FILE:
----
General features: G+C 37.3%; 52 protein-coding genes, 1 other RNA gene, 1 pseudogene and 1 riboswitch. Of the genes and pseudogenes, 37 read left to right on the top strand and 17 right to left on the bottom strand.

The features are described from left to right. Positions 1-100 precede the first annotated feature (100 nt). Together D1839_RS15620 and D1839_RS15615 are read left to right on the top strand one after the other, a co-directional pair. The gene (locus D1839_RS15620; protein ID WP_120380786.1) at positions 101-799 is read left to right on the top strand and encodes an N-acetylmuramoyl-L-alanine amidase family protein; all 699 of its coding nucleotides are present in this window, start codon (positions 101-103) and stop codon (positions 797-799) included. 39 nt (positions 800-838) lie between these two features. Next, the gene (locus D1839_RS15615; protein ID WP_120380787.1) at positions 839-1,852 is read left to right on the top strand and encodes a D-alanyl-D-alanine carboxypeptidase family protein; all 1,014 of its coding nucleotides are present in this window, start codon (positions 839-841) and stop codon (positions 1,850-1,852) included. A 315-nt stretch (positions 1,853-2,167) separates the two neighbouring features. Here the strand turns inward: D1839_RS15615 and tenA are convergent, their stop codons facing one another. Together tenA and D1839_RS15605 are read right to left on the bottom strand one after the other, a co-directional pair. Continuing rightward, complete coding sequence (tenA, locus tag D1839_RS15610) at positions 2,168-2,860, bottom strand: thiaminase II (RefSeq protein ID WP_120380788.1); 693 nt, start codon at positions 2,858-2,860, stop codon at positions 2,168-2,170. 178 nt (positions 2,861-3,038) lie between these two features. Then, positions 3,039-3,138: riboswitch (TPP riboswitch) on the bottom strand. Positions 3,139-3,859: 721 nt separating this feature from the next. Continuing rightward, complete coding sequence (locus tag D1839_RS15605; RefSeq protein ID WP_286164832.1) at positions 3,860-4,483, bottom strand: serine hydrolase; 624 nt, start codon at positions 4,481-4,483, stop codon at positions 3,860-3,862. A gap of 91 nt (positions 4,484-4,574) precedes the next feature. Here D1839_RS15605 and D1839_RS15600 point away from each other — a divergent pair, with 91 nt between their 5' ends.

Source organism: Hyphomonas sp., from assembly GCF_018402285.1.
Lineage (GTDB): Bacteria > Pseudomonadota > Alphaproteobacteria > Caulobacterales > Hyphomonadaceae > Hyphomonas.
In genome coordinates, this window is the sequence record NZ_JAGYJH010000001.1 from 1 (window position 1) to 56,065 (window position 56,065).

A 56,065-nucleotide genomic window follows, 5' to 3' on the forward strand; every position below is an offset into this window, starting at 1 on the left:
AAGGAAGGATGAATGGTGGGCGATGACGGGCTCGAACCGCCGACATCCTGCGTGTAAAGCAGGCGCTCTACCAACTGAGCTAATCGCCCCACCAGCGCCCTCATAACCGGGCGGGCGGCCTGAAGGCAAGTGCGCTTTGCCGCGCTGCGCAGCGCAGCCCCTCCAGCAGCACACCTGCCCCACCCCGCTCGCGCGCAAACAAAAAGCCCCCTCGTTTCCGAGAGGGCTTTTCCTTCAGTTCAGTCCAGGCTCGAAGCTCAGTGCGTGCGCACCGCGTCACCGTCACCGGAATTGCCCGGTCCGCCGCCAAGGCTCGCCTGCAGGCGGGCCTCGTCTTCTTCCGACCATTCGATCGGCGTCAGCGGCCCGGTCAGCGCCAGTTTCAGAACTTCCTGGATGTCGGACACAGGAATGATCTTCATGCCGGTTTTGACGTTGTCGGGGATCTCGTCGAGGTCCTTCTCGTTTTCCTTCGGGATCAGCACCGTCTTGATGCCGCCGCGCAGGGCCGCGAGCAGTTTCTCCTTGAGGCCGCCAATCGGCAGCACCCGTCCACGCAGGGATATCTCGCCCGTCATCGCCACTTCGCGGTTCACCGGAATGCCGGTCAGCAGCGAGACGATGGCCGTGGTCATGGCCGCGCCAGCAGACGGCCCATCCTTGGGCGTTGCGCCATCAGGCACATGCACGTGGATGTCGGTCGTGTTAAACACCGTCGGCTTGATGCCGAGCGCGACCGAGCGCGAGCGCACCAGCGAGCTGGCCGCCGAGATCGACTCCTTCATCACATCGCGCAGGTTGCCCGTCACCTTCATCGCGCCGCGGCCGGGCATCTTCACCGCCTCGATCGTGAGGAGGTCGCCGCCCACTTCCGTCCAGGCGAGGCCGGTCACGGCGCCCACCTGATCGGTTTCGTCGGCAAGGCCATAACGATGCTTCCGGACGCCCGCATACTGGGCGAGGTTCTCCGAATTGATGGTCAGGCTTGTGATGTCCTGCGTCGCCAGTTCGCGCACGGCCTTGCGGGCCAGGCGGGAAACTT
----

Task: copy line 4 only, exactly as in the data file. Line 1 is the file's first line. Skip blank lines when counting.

Lineage (GTDB): Bacteria > Pseudomonadota > Alphaproteobacteria > Caulobacterales > Hyphomonadaceae > Hyphomonas.